Fourth quarter: Semifinalist in 2011, finalist in 2012, champion in 2013? Before she can think so far ahead, the second-seeded Sharapova must maneuver past a string of veteran Italians and other clay specialists like Suarez Navarro. Aligned to meet in the first round are the former Fed Cup teammates Pennetta and Schiavone in one of Wednesday’s most compelling matches, but the winner vanishes directly into Sharapova’s jaws just afterwards. The faltering Varvara Lepchenko could meet the surging Roberta Vinci, who just reached the semifinals in Dubai with victories over Kuznetsova, Kerber, and Stosur. Like Kvitova, then, she brings plenty of positive energy to a weak section of the draw, where her subtlety could carry her past the erratic or fading players around her. But Sharapova crushed Vinci at this time last year, and she never has found even a flicker of self-belief against the Russian.
Once notorious for the catfights that flared between them, Jankovic and Bartoli could extend their bitter rivalry in the third round at a tournament where both have reached the final (Jankovic winning in 2010, Bartoli falling to Wozniacki a year later). Between them stands perhaps a more convincing dark horse candidate in Kuznetsova, not far removed from an Australian Open quarterfinal appearance that signaled her revival. Suddenly striking the ball with confidence and even—gasp—a modicum of thoughtfulness, she could draw strength from the memories of her consecutive Indian Wells finals in 2007-08. If Kuznetsova remains young enough to recapture some of her former prowess, her compatriot Pavlyuchenkova also has plenty of time to rebuild a career that has lain in ruins for over a year. By playing close to her potential, she could threaten Errani despite the sixth seed’s recent clay title defense in Acapulco. Not in a long time has anyone in this area challenged Sharapova, though.
Come back tomorrow before the start of play in the men’s draw to read a similar breakdown!
By Maud Watson
Caroline Wozniacki’s career hit another snag earlier this week when she was surprisingly bounced out of the Malaysian Open in her opening match by qualifier Wang Qiang. The loss completes a trio of disappointing weeks for the Dane, but being dismissed as top seed after holding a match point against a qualifier ranked 186 was definitely the bottom of the barrel for the former World No. 1. Wozniacki attributed the defeat to a lack of energy and focus, but there were apt to be other factors at work here, with the most likely culprit being a need to change coaches and subsequently revamp her approach to the game. She’s no longer spinning her wheels. She’s virtually stalled and in danger of going fully in reverse. She must take a page out of Radwanska’s book and commit to replacing her father with a new coach (and give that coach a fair trial run) and make adjustments to her game, or else she’s very likely to go by way of players like Safina and Jankovic. She has too much potential to let that happen, but that’s what’s going to unfold if she fails to get out of her own way.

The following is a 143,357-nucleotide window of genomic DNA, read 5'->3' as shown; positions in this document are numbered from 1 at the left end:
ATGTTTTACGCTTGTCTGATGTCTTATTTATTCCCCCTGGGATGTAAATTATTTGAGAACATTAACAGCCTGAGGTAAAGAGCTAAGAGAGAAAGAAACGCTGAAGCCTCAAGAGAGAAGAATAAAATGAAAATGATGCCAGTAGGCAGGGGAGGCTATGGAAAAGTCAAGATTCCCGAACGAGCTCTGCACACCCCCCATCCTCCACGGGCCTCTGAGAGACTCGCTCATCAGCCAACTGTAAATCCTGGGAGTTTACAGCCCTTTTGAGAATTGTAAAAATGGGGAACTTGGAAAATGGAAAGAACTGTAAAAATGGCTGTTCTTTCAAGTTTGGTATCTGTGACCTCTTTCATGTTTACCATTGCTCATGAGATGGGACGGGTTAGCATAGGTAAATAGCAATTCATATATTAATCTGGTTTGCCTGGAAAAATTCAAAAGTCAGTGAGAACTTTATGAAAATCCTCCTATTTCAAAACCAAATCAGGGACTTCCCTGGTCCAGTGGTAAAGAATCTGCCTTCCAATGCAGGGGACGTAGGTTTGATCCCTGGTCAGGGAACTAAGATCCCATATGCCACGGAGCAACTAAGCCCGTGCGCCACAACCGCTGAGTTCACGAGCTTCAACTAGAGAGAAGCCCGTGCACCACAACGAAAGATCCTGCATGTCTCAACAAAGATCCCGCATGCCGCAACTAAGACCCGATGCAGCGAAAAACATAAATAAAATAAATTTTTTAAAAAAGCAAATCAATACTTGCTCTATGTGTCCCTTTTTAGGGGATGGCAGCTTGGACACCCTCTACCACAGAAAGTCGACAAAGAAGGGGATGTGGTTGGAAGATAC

Testing the Waters
Mardy Fish fans have reason to rejoice as the American announced that he is planning to make his return to tennis at the upcoming BNP Paribas Open after a six-month layoff due to heart issues. Fish has already twice had to postpone his return to competition, pulling out of both San Jose and Memphis, but his agent reports that Fish has been practicing and working out for three to four hours a day and feels confident about getting back out on the courts. If all goes well with his heart, Fish is optimistic that he’ll be able to play a full schedule for the remainder of 2013. Fingers crossed that this is the case. Not only would it be great for him personally, but with the recent struggles of John Isner, American tennis could use some good results from Mardy.
Asked and Answered
Or, at least plans are being formulated. After an increased amount of chatter from the players – including the Big 4 – asking that more measures be put in place to test for PEDs, the governing bodies of tennis seem to be preparing to take action to meet those demands. The slams and both tours announced their respective commitments to contribute more funding to the ITF anti-doping program, with reports coming out that Wimbledon and the US Open are set to double their annual contribution. The increased funding would mean that the ITF could soon look into providing more out-of-competition testing, blood testing, and possibly even funding a biological passport program. The bureaucratic machinery of tennis tends to move slowly, but it’s encouraging to see that matters on this particular front appear to be moving forward. It would be nice to squelch the baseless doping allegations that have hit tennis the last couple of years.
If there was one tournament victory last weekend that could potentially prove pivotal, it was Petra Kvitova’s win in Dubai. Granted, with Serena, Azarenka and Sharapova all absent, it wasn’t quite the star-studded field that had contested Doha a week earlier, but there was still plenty of talent in the pool vying for Dubai. In the end, it was Kvitova who built on her performance the previous week, all but taking the match out of the hands of her opposition by producing the kind of lights out tennis we know she’s capable of playing. The win couldn’t have come at a better time either with both Indian Wells and Miami looming. The Czech has historically struggled to produce her best at the big North American events (though she did manage a title in Montreal last summer), but with her victory last week, she should be feeling confident about her game irrespective of where she’s competing. The game needs her back at the top, and perhaps her run in Dubai will propel her to bigger and better things this coming spring.